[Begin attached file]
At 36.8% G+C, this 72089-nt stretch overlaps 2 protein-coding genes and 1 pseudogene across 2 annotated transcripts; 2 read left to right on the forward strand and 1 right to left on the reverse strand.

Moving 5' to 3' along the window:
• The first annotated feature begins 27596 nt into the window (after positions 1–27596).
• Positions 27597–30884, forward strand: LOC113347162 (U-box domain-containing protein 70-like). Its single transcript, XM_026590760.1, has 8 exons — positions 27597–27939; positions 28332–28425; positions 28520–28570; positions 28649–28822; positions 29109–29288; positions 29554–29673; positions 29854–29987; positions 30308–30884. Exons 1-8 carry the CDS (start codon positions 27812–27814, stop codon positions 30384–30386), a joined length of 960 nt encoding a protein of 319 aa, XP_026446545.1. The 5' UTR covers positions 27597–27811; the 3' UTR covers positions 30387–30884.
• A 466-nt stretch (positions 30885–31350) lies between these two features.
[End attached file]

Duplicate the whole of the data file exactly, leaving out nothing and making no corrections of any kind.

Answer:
At 36.8% G+C, this 72089-nt stretch overlaps 2 protein-coding genes and 1 pseudogene across 2 annotated transcripts; 2 read left to right on the forward strand and 1 right to left on the reverse strand.

Moving 5' to 3' along the window:
• The first annotated feature begins 27596 nt into the window (after positions 1–27596).
• Positions 27597–30884, forward strand: LOC113347162 (U-box domain-containing protein 70-like). Its single transcript, XM_026590760.1, has 8 exons — positions 27597–27939; positions 28332–28425; positions 28520–28570; positions 28649–28822; positions 29109–29288; positions 29554–29673; positions 29854–29987; positions 30308–30884. Exons 1-8 carry the CDS (start codon positions 27812–27814, stop codon positions 30384–30386), a joined length of 960 nt encoding a protein of 319 aa, XP_026446545.1. The 5' UTR covers positions 27597–27811; the 3' UTR covers positions 30387–30884.
• A 466-nt stretch (positions 30885–31350) lies between these two features.